Yim Tin Tsai (Sai Kung)
- There is another Yim Tin Tsai island in Hong Kong, located in Tolo Harbour. See Yim Tin Tsai (Tai Po).
Yim Tin Tsai (Chinese: 鹽田仔; literally: "Little Salt Field") is a small offshore island in Sai Kung, Hong Kong. As of 2013 there is at least one person living on the island again after a long absence of a permanent population.
The island has an area of 0.24 km². It is located in Port Shelter, the harbour located south of Sai Kung Peninsula and east of the Sai Kung mainland. It is connected by a breakwater in its southern part to the larger island of Kau Sai Chau.
The island was settled by members of the Hakka Chan (陳) clan during the 19th century (other sources mention 300 years ago). The Chans came from Yim Tin (鹽田; pinyin: Yántián), now part of the Yantian District of Shenzhen. The new settlement was called Yim Tin Tsai in its memory. Other members of the clan settled in Yim Tin Tsai in Tai Po and Ping Yeung, in Ta Kwu Ling, North District. At its peak, Yim Tin Tsai had 500 inhabitants (other sources mention 1,200). Villagers lived on farming, fishing and salt-making. They farmed 6 acres (24,000 m2) of salt field, the smallest of the five salt fields in Hong Kong at the time. Other salt fields were in Tai O, Lantau Island, San Hui and Wong Ka Wai in Tuen Mun, Yim Liu Ha in Sha Tau Kok and Yim Tin Tsai in Tai Po.
Ching Po School, the village school closed down in the 1990s due to a lack of students.
A groundbreaking ceremony was held on 17 March 2013 after the village was given approval to revitalise its abandoned salt fields. Chief Secretary Carrie Lam and Vicar General of the Catholic Diocese of Hong Kong Dominic Chan officiated the ceremony. The event was recorded by the YouTube personality, Vincent Chan (zh:陳展熙), a descendant of the Chan clan. 
The current St. Joseph's Chapel replaced the first chapel on Yim Tin Tsai. Built in Italian Romanesque style, it was completed in 1890, with a school adjacent to it. The chapel is a Grade III historic building. It has been renovated three times, the last being in 2004. The rehabilitation of the abandoned St. Joseph's Chapel received an Award of Merit as part of the 2005 UNESCO Asia-Pacific Heritage Awards. Cardinal Zen held a special mass in the chapel on 7 May 2006.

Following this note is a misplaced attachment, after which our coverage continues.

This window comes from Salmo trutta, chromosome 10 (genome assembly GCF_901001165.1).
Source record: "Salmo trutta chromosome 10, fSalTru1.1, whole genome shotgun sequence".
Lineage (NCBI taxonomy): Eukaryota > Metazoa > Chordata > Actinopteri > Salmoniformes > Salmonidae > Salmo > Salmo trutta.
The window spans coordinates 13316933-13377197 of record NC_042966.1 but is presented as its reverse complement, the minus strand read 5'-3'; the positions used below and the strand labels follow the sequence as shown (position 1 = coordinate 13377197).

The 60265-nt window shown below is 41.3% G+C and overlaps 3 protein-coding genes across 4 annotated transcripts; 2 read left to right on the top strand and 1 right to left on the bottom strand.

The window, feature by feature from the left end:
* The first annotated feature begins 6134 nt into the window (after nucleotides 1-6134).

The Yim Tin Tsai Typhoon Shelter, established in 1968, is located at the east of the island. It is bordered on the east by the northern part of Kau Sai Chau, and by breakwaters in the north and south.
- "Yim Tin Tsai Revisited (Video)". YouTube. 2015-12-21. Retrieved 2015-12-21.
- Puwei Hu, Fuwu Xing, Lin Chen, Meina Wang, Faguo Wang, Hongfeng Chen. Vegetation and vascular plant diversity of islands surrounding Port Shelter, Hong Kong, China. Biodiversity Science, 2011, V19(05): 605–609
- "Boundaries of Port Shelter Area". Legislation.gov.hk. Retrieved 17 February 2012.
- "Humble Beginnings on Yim Tin Tsai". Exploresaikung.com. 27 January 2012. Retrieved 17 February 2012.
- Yim Tin Tsai – Hakka Village and Catholicism
- Yim Tin Tsai Village and St. Joseph's Chapel Archived 29 September 2008 at the Wayback Machine.
- Yim Tin Tsai Village and St. Joseph's Chapel (Chinese version) (in Chinese)
- Local Characteristics of Sai Kung District Archived 17 March 2007 at the Wayback Machine.
- "Yim Tin Tsai Ground Breaking Ceremony (Video)". YouTube. 2013-05-22. Retrieved 2013-10-09.
- "List of Graded Buildings (Master List) 452 as at 6 Nov 09.xls" (PDF). Retrieved 17 February 2012.
- 2005 UNESCO Asia-Pacific Heritage Award
- RASHKB/AMO Volunteers Conservation Newsletter (May 2006)
- "Video: TVB program about the mass held by Cardinal Zen at St. Joseph's Chapel". Spike.com. 7 May 2006. Retrieved 17 February 2012.
- "Plan of Passage Area in Yim Tin Tsai Typhoon Shelter" (PDF). Retrieved 17 February 2012.
- The mangrove & the offshore islands in Sai Kung Archived 5 August 2010 at the Wayback Machine.
- AmCham Hong Kong: Living in Hong Kong[dead link]
|Wikimedia Commons has media related to Yim Tin Tsai (Sai Kung).|
- Map of Yim Tin Tsai
- How They Made Salt in Yim Tin Tsai (archive)
- Pictures of Yim Tin Tsai
- Picture of the former village school